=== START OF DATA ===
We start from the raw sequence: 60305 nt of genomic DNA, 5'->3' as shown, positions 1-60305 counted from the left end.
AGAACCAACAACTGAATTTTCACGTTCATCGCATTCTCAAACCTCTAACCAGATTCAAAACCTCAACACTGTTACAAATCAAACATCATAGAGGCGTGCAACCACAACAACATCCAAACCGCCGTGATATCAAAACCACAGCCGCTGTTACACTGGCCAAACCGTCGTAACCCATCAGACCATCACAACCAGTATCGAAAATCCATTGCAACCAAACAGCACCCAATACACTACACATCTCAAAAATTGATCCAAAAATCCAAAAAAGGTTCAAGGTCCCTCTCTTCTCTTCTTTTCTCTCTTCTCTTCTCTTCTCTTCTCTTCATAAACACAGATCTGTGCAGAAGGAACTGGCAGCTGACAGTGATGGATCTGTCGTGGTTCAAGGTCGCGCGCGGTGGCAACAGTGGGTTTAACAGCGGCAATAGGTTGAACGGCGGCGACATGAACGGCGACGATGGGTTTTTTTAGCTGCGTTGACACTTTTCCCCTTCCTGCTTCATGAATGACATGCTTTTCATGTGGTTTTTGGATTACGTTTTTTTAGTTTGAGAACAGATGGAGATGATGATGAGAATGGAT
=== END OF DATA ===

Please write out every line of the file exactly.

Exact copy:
We start from the raw sequence: 60305 nt of genomic DNA, 5'->3' as shown, positions 1-60305 counted from the left end.
AGAACCAACAACTGAATTTTCACGTTCATCGCATTCTCAAACCTCTAACCAGATTCAAAACCTCAACACTGTTACAAATCAAACATCATAGAGGCGTGCAACCACAACAACATCCAAACCGCCGTGATATCAAAACCACAGCCGCTGTTACACTGGCCAAACCGTCGTAACCCATCAGACCATCACAACCAGTATCGAAAATCCATTGCAACCAAACAGCACCCAATACACTACACATCTCAAAAATTGATCCAAAAATCCAAAAAAGGTTCAAGGTCCCTCTCTTCTCTTCTTTTCTCTCTTCTCTTCTCTTCTCTTCTCTTCATAAACACAGATCTGTGCAGAAGGAACTGGCAGCTGACAGTGATGGATCTGTCGTGGTTCAAGGTCGCGCGCGGTGGCAACAGTGGGTTTAACAGCGGCAATAGGTTGAACGGCGGCGACATGAACGGCGACGATGGGTTTTTTTAGCTGCGTTGACACTTTTCCCCTTCCTGCTTCATGAATGACATGCTTTTCATGTGGTTTTTGGATTACGTTTTTTTAGTTTGAGAACAGATGGAGATGATGATGAGAATGGAT